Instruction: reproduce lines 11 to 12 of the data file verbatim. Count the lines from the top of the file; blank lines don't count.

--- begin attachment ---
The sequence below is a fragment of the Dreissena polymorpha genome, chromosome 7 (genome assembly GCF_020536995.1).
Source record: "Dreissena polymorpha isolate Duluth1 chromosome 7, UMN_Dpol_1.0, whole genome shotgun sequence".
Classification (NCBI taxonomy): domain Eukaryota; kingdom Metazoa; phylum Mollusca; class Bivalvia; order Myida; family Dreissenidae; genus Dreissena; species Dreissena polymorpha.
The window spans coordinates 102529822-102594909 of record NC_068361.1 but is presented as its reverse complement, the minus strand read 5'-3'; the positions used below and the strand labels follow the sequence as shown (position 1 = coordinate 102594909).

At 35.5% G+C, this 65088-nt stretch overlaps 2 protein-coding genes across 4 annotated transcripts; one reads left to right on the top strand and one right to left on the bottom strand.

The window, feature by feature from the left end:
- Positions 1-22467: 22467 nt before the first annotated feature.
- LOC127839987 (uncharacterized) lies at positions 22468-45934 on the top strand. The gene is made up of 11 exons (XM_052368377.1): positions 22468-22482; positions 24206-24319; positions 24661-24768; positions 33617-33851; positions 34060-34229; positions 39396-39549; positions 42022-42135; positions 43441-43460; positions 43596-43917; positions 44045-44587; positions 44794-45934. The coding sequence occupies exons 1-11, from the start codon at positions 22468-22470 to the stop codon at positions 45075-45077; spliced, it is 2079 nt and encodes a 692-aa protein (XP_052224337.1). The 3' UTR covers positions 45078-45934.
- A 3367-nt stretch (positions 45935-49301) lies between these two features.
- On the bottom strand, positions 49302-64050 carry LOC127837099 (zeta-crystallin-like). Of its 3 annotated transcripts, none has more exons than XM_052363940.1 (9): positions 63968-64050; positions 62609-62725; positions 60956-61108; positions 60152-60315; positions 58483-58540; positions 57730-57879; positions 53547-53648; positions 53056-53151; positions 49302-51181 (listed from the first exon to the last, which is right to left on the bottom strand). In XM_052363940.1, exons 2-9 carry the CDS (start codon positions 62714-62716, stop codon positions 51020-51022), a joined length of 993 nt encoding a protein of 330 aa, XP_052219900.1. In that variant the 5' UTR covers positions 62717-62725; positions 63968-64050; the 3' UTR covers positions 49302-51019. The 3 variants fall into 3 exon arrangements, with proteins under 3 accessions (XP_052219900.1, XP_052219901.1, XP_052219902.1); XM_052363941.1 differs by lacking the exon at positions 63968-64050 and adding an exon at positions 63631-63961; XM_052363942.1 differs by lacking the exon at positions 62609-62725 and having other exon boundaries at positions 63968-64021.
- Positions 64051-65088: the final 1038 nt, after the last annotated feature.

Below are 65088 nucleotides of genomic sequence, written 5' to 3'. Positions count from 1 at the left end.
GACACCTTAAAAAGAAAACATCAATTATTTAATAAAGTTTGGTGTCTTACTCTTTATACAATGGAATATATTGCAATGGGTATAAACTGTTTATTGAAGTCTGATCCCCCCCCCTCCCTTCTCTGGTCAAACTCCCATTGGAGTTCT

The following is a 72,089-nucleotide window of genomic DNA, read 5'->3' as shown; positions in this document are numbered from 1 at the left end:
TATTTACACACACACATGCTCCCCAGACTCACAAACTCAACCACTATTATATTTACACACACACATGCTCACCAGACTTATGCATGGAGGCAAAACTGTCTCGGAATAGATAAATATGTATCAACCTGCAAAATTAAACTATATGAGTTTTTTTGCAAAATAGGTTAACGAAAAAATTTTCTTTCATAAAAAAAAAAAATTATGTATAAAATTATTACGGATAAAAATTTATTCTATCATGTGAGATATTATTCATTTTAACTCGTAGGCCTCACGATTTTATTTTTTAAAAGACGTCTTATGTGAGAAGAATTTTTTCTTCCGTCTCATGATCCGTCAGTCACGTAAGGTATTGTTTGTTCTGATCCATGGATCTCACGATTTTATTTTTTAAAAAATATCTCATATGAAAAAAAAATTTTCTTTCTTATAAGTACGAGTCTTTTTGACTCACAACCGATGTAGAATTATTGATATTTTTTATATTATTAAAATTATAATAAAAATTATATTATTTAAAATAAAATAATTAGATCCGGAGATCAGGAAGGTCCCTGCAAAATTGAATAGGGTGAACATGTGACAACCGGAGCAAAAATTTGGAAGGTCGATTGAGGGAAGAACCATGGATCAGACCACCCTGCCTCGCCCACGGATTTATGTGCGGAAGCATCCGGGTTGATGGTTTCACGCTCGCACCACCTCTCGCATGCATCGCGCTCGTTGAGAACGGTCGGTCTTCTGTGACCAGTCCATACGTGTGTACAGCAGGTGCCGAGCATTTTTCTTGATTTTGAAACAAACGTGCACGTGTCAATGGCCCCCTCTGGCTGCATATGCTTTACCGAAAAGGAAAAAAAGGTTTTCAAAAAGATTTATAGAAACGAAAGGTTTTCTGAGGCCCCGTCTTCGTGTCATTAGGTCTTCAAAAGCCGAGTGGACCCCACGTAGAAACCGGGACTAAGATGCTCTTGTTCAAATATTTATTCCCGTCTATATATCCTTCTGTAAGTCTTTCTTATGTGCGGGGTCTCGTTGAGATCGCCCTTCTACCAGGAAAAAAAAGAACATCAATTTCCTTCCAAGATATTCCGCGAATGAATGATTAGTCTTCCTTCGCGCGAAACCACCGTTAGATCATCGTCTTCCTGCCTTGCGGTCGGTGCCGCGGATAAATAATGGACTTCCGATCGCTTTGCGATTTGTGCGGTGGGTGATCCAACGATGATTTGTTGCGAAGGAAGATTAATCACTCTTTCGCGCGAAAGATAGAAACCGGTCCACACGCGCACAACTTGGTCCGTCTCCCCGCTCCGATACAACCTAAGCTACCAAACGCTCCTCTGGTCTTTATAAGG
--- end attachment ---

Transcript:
- Positions 64051-65088: the final 1038 nt, after the last annotated feature.

Below are 65088 nucleotides of genomic sequence, written 5' to 3'. Positions count from 1 at the left end.